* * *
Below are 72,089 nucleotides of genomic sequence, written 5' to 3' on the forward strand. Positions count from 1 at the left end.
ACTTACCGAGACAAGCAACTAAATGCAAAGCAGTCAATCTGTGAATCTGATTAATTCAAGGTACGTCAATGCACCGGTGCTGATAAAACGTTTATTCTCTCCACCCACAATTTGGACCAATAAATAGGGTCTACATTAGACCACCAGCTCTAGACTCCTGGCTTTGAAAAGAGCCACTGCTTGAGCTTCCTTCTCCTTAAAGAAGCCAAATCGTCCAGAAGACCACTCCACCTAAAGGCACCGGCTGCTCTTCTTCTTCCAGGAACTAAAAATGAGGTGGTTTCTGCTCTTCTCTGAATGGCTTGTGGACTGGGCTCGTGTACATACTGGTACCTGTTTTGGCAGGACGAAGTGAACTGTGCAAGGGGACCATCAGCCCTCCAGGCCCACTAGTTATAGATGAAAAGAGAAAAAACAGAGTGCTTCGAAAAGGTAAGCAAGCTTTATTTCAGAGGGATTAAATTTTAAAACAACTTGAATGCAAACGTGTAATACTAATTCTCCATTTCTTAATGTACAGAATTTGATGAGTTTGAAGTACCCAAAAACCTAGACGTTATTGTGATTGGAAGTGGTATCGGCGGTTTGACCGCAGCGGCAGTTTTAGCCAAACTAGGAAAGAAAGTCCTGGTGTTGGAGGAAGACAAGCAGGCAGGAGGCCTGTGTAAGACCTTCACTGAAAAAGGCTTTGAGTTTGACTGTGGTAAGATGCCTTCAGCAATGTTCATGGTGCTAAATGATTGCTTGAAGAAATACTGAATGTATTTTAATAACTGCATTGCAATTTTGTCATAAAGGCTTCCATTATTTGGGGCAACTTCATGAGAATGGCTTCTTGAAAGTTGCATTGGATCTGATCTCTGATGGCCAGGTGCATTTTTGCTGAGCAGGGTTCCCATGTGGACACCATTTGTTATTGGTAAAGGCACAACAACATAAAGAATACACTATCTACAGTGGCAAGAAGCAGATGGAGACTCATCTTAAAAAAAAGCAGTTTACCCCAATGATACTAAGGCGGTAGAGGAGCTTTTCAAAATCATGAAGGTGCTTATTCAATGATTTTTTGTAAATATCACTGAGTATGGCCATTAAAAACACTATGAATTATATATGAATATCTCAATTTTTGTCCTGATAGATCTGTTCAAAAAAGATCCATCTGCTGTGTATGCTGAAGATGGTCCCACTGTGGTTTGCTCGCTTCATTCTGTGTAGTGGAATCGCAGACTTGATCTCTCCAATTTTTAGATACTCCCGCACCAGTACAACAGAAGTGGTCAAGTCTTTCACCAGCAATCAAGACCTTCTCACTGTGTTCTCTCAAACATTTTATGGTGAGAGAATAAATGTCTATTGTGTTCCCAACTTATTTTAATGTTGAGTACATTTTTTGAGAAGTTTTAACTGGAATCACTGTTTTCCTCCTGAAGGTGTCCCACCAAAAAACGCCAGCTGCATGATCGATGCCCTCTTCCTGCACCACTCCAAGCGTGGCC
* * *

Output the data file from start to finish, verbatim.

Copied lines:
Below are 72,089 nucleotides of genomic sequence, written 5' to 3' on the forward strand. Positions count from 1 at the left end.
ACTTACCGAGACAAGCAACTAAATGCAAAGCAGTCAATCTGTGAATCTGATTAATTCAAGGTACGTCAATGCACCGGTGCTGATAAAACGTTTATTCTCTCCACCCACAATTTGGACCAATAAATAGGGTCTACATTAGACCACCAGCTCTAGACTCCTGGCTTTGAAAAGAGCCACTGCTTGAGCTTCCTTCTCCTTAAAGAAGCCAAATCGTCCAGAAGACCACTCCACCTAAAGGCACCGGCTGCTCTTCTTCTTCCAGGAACTAAAAATGAGGTGGTTTCTGCTCTTCTCTGAATGGCTTGTGGACTGGGCTCGTGTACATACTGGTACCTGTTTTGGCAGGACGAAGTGAACTGTGCAAGGGGACCATCAGCCCTCCAGGCCCACTAGTTATAGATGAAAAGAGAAAAAACAGAGTGCTTCGAAAAGGTAAGCAAGCTTTATTTCAGAGGGATTAAATTTTAAAACAACTTGAATGCAAACGTGTAATACTAATTCTCCATTTCTTAATGTACAGAATTTGATGAGTTTGAAGTACCCAAAAACCTAGACGTTATTGTGATTGGAAGTGGTATCGGCGGTTTGACCGCAGCGGCAGTTTTAGCCAAACTAGGAAAGAAAGTCCTGGTGTTGGAGGAAGACAAGCAGGCAGGAGGCCTGTGTAAGACCTTCACTGAAAAAGGCTTTGAGTTTGACTGTGGTAAGATGCCTTCAGCAATGTTCATGGTGCTAAATGATTGCTTGAAGAAATACTGAATGTATTTTAATAACTGCATTGCAATTTTGTCATAAAGGCTTCCATTATTTGGGGCAACTTCATGAGAATGGCTTCTTGAAAGTTGCATTGGATCTGATCTCTGATGGCCAGGTGCATTTTTGCTGAGCAGGGTTCCCATGTGGACACCATTTGTTATTGGTAAAGGCACAACAACATAAAGAATACACTATCTACAGTGGCAAGAAGCAGATGGAGACTCATCTTAAAAAAAAGCAGTTTACCCCAATGATACTAAGGCGGTAGAGGAGCTTTTCAAAATCATGAAGGTGCTTATTCAATGATTTTTTGTAAATATCACTGAGTATGGCCATTAAAAACACTATGAATTATATATGAATATCTCAATTTTTGTCCTGATAGATCTGTTCAAAAAAGATCCATCTGCTGTGTATGCTGAAGATGGTCCCACTGTGGTTTGCTCGCTTCATTCTGTGTAGTGGAATCGCAGACTTGATCTCTCCAATTTTTAGATACTCCCGCACCAGTACAACAGAAGTGGTCAAGTCTTTCACCAGCAATCAAGACCTTCTCACTGTGTTCTCTCAAACATTTTATGGTGAGAGAATAAATGTCTATTGTGTTCCCAACTTATTTTAATGTTGAGTACATTTTTTGAGAAGTTTTAACTGGAATCACTGTTTTCCTCCTGAAGGTGTCCCACCAAAAAACGCCAGCTGCATGATCGATGCCCTCTTCCTGCACCACTCCAAGCGTGGCC